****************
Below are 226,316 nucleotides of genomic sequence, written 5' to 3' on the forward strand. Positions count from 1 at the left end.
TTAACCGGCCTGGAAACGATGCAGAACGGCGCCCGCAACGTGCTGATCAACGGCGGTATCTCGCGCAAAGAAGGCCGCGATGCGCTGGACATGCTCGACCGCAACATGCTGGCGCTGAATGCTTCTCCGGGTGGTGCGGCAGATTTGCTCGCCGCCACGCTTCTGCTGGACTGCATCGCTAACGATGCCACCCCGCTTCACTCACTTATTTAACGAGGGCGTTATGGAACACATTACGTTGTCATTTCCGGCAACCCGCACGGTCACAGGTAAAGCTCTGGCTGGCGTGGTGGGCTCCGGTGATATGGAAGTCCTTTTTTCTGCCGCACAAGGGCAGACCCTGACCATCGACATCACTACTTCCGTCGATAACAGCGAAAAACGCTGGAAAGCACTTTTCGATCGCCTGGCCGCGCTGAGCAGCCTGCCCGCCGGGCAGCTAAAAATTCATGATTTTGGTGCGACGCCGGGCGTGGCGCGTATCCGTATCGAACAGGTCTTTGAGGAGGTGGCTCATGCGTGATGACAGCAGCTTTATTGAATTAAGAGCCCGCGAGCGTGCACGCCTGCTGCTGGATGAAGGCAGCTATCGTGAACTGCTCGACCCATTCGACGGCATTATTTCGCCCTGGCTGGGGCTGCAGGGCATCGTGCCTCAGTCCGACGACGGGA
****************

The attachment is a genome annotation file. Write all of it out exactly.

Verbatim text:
Below are 226,316 nucleotides of genomic sequence, written 5' to 3' on the forward strand. Positions count from 1 at the left end.
TTAACCGGCCTGGAAACGATGCAGAACGGCGCCCGCAACGTGCTGATCAACGGCGGTATCTCGCGCAAAGAAGGCCGCGATGCGCTGGACATGCTCGACCGCAACATGCTGGCGCTGAATGCTTCTCCGGGTGGTGCGGCAGATTTGCTCGCCGCCACGCTTCTGCTGGACTGCATCGCTAACGATGCCACCCCGCTTCACTCACTTATTTAACGAGGGCGTTATGGAACACATTACGTTGTCATTTCCGGCAACCCGCACGGTCACAGGTAAAGCTCTGGCTGGCGTGGTGGGCTCCGGTGATATGGAAGTCCTTTTTTCTGCCGCACAAGGGCAGACCCTGACCATCGACATCACTACTTCCGTCGATAACAGCGAAAAACGCTGGAAAGCACTTTTCGATCGCCTGGCCGCGCTGAGCAGCCTGCCCGCCGGGCAGCTAAAAATTCATGATTTTGGTGCGACGCCGGGCGTGGCGCGTATCCGTATCGAACAGGTCTTTGAGGAGGTGGCTCATGCGTGATGACAGCAGCTTTATTGAATTAAGAGCCCGCGAGCGTGCACGCCTGCTGCTGGATGAAGGCAGCTATCGTGAACTGCTCGACCCATTCGACGGCATTATTTCGCCCTGGCTGGGGCTGCAGGGCATCGTGCCTCAGTCCGACGACGGGA